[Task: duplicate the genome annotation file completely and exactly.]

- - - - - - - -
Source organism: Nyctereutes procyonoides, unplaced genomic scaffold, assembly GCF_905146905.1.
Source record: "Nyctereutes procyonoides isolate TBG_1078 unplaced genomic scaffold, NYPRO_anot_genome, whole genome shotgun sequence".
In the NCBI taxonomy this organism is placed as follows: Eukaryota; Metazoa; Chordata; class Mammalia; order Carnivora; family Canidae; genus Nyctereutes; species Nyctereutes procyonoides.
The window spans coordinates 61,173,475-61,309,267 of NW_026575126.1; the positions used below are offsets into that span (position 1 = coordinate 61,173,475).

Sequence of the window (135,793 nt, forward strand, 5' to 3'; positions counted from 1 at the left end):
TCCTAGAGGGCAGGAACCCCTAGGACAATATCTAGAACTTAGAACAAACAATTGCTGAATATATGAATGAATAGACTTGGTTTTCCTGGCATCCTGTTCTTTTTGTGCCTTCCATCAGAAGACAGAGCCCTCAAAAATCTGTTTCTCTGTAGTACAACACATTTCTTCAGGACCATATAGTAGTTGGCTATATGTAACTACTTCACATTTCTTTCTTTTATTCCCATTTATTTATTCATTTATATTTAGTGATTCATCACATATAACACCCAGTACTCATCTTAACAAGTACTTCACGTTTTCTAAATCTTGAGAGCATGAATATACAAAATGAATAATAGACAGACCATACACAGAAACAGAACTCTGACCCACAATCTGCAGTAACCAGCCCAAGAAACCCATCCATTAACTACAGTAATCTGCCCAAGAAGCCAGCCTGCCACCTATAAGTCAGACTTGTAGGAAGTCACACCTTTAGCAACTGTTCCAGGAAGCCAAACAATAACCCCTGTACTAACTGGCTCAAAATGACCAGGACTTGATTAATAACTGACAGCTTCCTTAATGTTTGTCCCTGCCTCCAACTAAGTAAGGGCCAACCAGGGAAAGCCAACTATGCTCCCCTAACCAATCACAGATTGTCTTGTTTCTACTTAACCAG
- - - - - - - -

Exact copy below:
Source organism: Nyctereutes procyonoides, unplaced genomic scaffold, assembly GCF_905146905.1.
Source record: "Nyctereutes procyonoides isolate TBG_1078 unplaced genomic scaffold, NYPRO_anot_genome, whole genome shotgun sequence".
In the NCBI taxonomy this organism is placed as follows: Eukaryota; Metazoa; Chordata; class Mammalia; order Carnivora; family Canidae; genus Nyctereutes; species Nyctereutes procyonoides.
The window spans coordinates 61,173,475-61,309,267 of NW_026575126.1; the positions used below are offsets into that span (position 1 = coordinate 61,173,475).

Sequence of the window (135,793 nt, forward strand, 5' to 3'; positions counted from 1 at the left end):
TCCTAGAGGGCAGGAACCCCTAGGACAATATCTAGAACTTAGAACAAACAATTGCTGAATATATGAATGAATAGACTTGGTTTTCCTGGCATCCTGTTCTTTTTGTGCCTTCCATCAGAAGACAGAGCCCTCAAAAATCTGTTTCTCTGTAGTACAACACATTTCTTCAGGACCATATAGTAGTTGGCTATATGTAACTACTTCACATTTCTTTCTTTTATTCCCATTTATTTATTCATTTATATTTAGTGATTCATCACATATAACACCCAGTACTCATCTTAACAAGTACTTCACGTTTTCTAAATCTTGAGAGCATGAATATACAAAATGAATAATAGACAGACCATACACAGAAACAGAACTCTGACCCACAATCTGCAGTAACCAGCCCAAGAAACCCATCCATTAACTACAGTAATCTGCCCAAGAAGCCAGCCTGCCACCTATAAGTCAGACTTGTAGGAAGTCACACCTTTAGCAACTGTTCCAGGAAGCCAAACAATAACCCCTGTACTAACTGGCTCAAAATGACCAGGACTTGATTAATAACTGACAGCTTCCTTAATGTTTGTCCCTGCCTCCAACTAAGTAAGGGCCAACCAGGGAAAGCCAACTATGCTCCCCTAACCAATCACAGATTGTCTTGTTTCTACTTAACCAG